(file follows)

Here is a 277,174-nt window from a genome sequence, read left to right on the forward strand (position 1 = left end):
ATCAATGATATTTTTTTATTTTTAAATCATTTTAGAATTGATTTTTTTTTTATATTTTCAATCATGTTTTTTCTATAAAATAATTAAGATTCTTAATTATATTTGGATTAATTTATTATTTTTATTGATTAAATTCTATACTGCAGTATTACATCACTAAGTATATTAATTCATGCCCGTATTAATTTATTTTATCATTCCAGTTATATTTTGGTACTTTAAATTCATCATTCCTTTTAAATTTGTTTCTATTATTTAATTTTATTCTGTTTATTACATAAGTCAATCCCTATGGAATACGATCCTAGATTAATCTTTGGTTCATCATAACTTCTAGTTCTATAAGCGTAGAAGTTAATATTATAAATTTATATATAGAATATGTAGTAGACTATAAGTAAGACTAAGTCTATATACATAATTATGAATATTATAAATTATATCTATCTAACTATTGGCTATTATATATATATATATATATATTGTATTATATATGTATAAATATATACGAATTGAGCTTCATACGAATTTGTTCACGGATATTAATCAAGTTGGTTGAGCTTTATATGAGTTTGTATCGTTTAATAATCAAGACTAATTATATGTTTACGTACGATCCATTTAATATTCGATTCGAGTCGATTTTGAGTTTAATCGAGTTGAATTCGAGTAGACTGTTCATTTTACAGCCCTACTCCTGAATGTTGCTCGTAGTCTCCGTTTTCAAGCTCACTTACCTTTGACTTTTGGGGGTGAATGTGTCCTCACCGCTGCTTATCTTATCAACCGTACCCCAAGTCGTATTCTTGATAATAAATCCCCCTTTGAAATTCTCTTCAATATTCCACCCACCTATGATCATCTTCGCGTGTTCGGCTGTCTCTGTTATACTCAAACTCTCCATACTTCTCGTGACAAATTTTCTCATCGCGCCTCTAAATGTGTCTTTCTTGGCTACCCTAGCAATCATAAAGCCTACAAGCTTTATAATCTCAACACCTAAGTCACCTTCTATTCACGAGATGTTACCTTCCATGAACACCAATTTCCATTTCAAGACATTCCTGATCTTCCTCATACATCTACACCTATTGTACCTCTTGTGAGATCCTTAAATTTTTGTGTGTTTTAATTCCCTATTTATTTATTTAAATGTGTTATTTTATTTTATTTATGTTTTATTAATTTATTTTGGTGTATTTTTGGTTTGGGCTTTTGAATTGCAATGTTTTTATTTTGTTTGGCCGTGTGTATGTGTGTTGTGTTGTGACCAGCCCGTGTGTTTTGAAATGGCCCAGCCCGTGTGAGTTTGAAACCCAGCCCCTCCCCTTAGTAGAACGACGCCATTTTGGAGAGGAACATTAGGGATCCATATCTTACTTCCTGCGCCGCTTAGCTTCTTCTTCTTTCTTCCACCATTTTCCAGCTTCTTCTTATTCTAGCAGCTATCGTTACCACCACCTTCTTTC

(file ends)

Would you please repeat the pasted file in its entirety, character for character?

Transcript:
Here is a 277,174-nt window from a genome sequence, read left to right on the forward strand (position 1 = left end):
ATCAATGATATTTTTTTATTTTTAAATCATTTTAGAATTGATTTTTTTTTTATATTTTCAATCATGTTTTTTCTATAAAATAATTAAGATTCTTAATTATATTTGGATTAATTTATTATTTTTATTGATTAAATTCTATACTGCAGTATTACATCACTAAGTATATTAATTCATGCCCGTATTAATTTATTTTATCATTCCAGTTATATTTTGGTACTTTAAATTCATCATTCCTTTTAAATTTGTTTCTATTATTTAATTTTATTCTGTTTATTACATAAGTCAATCCCTATGGAATACGATCCTAGATTAATCTTTGGTTCATCATAACTTCTAGTTCTATAAGCGTAGAAGTTAATATTATAAATTTATATATAGAATATGTAGTAGACTATAAGTAAGACTAAGTCTATATACATAATTATGAATATTATAAATTATATCTATCTAACTATTGGCTATTATATATATATATATATATATTGTATTATATATGTATAAATATATACGAATTGAGCTTCATACGAATTTGTTCACGGATATTAATCAAGTTGGTTGAGCTTTATATGAGTTTGTATCGTTTAATAATCAAGACTAATTATATGTTTACGTACGATCCATTTAATATTCGATTCGAGTCGATTTTGAGTTTAATCGAGTTGAATTCGAGTAGACTGTTCATTTTACAGCCCTACTCCTGAATGTTGCTCGTAGTCTCCGTTTTCAAGCTCACTTACCTTTGACTTTTGGGGGTGAATGTGTCCTCACCGCTGCTTATCTTATCAACCGTACCCCAAGTCGTATTCTTGATAATAAATCCCCCTTTGAAATTCTCTTCAATATTCCACCCACCTATGATCATCTTCGCGTGTTCGGCTGTCTCTGTTATACTCAAACTCTCCATACTTCTCGTGACAAATTTTCTCATCGCGCCTCTAAATGTGTCTTTCTTGGCTACCCTAGCAATCATAAAGCCTACAAGCTTTATAATCTCAACACCTAAGTCACCTTCTATTCACGAGATGTTACCTTCCATGAACACCAATTTCCATTTCAAGACATTCCTGATCTTCCTCATACATCTACACCTATTGTACCTCTTGTGAGATCCTTAAATTTTTGTGTGTTTTAATTCCCTATTTATTTATTTAAATGTGTTATTTTATTTTATTTATGTTTTATTAATTTATTTTGGTGTATTTTTGGTTTGGGCTTTTGAATTGCAATGTTTTTATTTTGTTTGGCCGTGTGTATGTGTGTTGTGTTGTGACCAGCCCGTGTGTTTTGAAATGGCCCAGCCCGTGTGAGTTTGAAACCCAGCCCCTCCCCTTAGTAGAACGACGCCATTTTGGAGAGGAACATTAGGGATCCATATCTTACTTCCTGCGCCGCTTAGCTTCTTCTTCTTTCTTCCACCATTTTCCAGCTTCTTCTTATTCTAGCAGCTATCGTTACCACCACCTTCTTTC